by Paulo Coelho
The famous Persian poet Rumi tells us that one day, in a village in the north of what is now Iran, there appeared a man who told marvelous stories about a tree whose fruit made whoever ate of it immortal.
The news soon reached the ears of the king, but before he could ask the exact location of such a prodigy of nature, the traveler had already departed.
Nonetheless, the king was determined to become immortal, for he wanted to have enough time to turn his kingdom into an example for all the peoples of the world. When he was a young man he had dreamed of making poverty disappear, teaching justice, feeding every single one of his subjects, but soon realized that this was the work of more than one generation. Still, life had given him a chance and he was not going to let it slip through his fingers. He called the bravest man in his court and entrusted him to find the tree.
The man left the following day carrying enough money to obtain information, food and all that was necessary to attain his objective. He traveled through many towns and over plains and mountains, asking questions and offering rewards. The honest people told him that such a tree did not exist; the cynics treated him with ironic respect, and some crooks sent him off to remote places just to get some coins for their information.
After many disappointments, the man decided to give up his search.
Although he admired his sovereign immensely, he would return empty-handed. He realized that this meant he would lose his honor, but he was tired and convinced that such a tree did not exist.
On his way back, on climbing a little hill, he remembered that a wise man lived there, and thought: “I have lost all hope of ever finding what I wanted, but at least I can ask for his blessing and beg him to pray for my destiny.”
On reaching the wise man’s house, he could bear it no more and burst into tears.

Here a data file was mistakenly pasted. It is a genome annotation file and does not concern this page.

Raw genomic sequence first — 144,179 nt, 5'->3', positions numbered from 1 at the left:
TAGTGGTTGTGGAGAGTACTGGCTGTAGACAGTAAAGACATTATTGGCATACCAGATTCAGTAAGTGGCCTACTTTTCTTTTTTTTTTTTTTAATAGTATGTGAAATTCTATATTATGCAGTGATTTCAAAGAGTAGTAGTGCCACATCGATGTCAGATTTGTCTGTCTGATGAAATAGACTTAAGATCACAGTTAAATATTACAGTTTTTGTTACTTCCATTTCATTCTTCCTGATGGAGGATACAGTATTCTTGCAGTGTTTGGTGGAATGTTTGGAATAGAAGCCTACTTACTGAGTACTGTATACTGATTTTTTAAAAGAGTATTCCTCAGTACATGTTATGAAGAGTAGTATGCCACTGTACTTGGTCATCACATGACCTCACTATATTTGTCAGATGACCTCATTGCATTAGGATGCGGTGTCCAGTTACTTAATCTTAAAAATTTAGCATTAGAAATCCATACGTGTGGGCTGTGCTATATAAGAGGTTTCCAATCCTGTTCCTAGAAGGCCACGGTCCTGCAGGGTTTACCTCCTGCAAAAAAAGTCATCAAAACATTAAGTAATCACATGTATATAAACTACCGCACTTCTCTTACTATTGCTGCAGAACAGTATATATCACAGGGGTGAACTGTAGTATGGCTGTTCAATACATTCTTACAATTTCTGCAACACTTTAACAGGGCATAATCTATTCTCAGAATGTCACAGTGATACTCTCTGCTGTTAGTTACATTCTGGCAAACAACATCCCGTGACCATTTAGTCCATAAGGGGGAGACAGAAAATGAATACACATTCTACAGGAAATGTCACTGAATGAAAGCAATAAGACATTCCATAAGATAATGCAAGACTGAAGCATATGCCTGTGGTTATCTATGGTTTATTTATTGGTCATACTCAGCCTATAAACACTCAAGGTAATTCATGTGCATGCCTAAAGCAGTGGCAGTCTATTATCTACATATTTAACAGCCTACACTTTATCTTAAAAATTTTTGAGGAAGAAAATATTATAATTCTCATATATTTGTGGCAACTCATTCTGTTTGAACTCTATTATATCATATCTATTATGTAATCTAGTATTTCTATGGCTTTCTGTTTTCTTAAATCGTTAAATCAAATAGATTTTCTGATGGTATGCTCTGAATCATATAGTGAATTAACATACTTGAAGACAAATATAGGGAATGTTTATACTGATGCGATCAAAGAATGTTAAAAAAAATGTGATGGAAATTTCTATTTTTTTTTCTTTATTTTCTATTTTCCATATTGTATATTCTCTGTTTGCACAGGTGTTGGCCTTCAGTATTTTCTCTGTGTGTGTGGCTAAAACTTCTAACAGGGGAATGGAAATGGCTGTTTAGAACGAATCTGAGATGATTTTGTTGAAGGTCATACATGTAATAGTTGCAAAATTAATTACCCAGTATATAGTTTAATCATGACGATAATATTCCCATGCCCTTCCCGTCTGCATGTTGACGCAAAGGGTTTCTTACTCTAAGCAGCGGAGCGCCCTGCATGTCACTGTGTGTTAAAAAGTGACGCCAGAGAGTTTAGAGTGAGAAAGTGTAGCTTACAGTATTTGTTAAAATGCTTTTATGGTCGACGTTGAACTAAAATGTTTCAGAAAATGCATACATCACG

“Why are you in such despair, my son?” asked the holy man.
“The king charged me to find a tree that was unique in the world, one whose fruit makes us live for ever. I have always fulfilled my duty with loyalty and courage, but this time I am returning home empty-handed.”
The wise man began to laugh:
“What you are looking for exists, and it is made of the Water of Life that comes from God’s infinite ocean. Your mistake was to try to find a form with a name.
“Sometimes this is called “tree,” other times “sun,” or “cloud,” we can call it anything that exists on the face of the Earth. However, to find this fruit, one must renounce form and seek content.
“Anything that has the presence of the Creation is in itself eternal, nothing can be destroyed. When our heart stops beating, even so our essence transforms into nature around us. We can become trees, raindrops, plants, or even another human being.
“Why dwell on the word ‘tree’ and forget that we are immortal? We are always reborn in our children, in the love that we show to the world, in each and every gesture of generosity and charity that we practice.
“Go back and tell the king that he need not worry about finding a fruit from some magic tree. Each attitude and decision that he makes now will endure for many generations. So ask him to be fair and just to his people, and if he does his work with dedication, no-one will ever forget him. His example will influence the history of his people and stimulate his children and grandchildren always to act in the best possible way.”
And the wise man added:
“All those who look for just a name will always be stuck to appearance without ever discovering the hidden mystery of things and the miracle of life.
“All the fighting that goes on is on account of names: property, jealousy, wealth, immortality. But when we forget the name and look for the reality hiding behind the words, we will have all that we desire – and peace of mind too.”
Parable reproduced from: Paulo Coelho’s Blog. Mr. Coelho is the author of The Alchemist and The Zahir. In an interview he noted:
Sufism has inspired me a lot throughout my life and I refer to this tradition in some of my books. Rumi is of course the first figure that springs to mind. His teachings and visions are incredibly subtle and clear. Another figure that I am very fond of is Mulla Nasrudin (aka Nasr Eddin Hodja). I really enjoy how he managed to get to the core of things with such irreverence and simplicity. The path of wisdom too often appear as foolishness to the world.
Please visit Parables for more stories including those of Mulla Nasruddin.
The Book of One Thousand and One Nights has a story, “The Tale of Buluqiya,” in which the hero searches for immortality and finds a paradise with jewel-encrusted trees. Nearby is a Fountain of Youth guarded by Al-Khidr. Unable to defeat the guard, Buluqiya has to return empty-handed.